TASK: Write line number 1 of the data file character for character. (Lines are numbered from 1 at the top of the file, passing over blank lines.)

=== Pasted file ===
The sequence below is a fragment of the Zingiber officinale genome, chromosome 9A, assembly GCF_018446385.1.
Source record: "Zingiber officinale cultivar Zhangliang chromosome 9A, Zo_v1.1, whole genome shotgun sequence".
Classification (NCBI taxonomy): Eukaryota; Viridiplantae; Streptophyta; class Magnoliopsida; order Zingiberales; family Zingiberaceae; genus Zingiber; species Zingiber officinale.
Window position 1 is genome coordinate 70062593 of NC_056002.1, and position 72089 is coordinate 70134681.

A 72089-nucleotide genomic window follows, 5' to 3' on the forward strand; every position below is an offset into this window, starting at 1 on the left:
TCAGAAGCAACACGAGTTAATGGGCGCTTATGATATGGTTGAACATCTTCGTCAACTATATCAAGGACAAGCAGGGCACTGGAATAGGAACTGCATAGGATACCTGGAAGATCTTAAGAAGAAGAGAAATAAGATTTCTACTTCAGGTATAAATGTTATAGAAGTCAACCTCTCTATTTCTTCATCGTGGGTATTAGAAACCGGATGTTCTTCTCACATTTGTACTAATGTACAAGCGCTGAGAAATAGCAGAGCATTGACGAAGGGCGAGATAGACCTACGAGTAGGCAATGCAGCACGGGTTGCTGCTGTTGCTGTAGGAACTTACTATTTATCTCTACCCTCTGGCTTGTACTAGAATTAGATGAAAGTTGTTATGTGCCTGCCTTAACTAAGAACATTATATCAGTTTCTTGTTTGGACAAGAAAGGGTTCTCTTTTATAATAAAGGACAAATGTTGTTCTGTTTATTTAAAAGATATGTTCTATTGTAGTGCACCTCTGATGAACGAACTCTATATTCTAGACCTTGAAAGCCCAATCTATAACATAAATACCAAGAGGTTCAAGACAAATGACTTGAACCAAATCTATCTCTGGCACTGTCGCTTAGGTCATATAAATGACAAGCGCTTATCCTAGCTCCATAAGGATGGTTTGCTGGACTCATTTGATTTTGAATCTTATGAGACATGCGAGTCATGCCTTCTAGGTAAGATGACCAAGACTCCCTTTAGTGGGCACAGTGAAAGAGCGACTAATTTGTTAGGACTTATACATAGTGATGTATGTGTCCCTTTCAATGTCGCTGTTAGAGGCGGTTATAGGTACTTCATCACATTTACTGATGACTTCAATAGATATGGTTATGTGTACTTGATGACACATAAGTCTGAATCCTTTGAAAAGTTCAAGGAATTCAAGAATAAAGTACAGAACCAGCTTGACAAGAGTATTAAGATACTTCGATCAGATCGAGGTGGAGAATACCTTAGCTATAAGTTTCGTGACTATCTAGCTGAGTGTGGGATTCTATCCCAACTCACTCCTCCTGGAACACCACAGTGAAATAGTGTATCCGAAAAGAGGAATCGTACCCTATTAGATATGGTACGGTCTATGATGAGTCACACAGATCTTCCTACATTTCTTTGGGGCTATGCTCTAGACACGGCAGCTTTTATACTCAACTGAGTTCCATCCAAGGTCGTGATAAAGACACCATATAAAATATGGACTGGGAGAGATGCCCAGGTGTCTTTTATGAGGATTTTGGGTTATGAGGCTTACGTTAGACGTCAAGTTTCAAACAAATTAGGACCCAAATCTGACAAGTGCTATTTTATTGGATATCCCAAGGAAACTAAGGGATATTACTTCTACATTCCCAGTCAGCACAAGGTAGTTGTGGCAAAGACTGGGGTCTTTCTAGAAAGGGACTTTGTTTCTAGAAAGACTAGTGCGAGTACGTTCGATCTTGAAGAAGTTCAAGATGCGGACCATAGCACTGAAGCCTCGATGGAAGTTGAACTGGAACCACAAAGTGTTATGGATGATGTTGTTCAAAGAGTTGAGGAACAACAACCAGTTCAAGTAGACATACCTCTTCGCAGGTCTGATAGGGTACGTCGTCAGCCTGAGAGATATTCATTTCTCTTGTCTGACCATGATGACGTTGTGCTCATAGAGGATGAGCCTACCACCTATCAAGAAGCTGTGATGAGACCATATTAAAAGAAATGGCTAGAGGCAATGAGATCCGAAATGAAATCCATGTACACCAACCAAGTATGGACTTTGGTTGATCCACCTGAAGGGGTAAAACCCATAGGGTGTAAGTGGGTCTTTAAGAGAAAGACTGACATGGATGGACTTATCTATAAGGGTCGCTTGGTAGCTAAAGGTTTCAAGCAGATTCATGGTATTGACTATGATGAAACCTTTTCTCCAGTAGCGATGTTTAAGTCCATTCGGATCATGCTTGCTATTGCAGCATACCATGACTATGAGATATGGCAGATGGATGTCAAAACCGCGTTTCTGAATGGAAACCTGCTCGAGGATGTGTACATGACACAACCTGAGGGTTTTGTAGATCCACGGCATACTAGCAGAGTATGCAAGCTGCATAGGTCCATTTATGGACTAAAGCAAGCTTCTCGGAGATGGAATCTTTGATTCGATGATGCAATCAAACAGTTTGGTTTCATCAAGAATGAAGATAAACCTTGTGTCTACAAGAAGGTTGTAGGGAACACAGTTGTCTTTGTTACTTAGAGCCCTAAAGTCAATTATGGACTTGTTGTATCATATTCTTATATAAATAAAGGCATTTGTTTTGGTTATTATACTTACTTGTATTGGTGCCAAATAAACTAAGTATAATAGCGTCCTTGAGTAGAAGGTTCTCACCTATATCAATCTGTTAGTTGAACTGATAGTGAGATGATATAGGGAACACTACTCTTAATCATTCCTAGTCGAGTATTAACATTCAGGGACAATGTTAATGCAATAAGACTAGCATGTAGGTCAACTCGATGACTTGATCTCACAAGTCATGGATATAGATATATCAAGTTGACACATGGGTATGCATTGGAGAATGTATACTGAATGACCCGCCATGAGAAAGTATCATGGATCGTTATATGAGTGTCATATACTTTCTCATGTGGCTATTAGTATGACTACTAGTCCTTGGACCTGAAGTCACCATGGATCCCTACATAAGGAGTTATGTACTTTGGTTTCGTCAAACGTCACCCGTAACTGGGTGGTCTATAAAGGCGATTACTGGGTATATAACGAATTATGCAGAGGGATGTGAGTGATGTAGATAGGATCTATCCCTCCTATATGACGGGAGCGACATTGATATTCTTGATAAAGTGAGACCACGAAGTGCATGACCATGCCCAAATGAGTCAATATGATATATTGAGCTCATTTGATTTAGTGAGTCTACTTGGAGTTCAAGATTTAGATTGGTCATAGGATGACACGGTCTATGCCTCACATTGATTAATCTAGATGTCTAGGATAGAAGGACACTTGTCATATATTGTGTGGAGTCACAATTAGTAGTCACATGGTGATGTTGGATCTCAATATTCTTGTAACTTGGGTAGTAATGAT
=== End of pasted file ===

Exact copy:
The sequence below is a fragment of the Zingiber officinale genome, chromosome 9A, assembly GCF_018446385.1.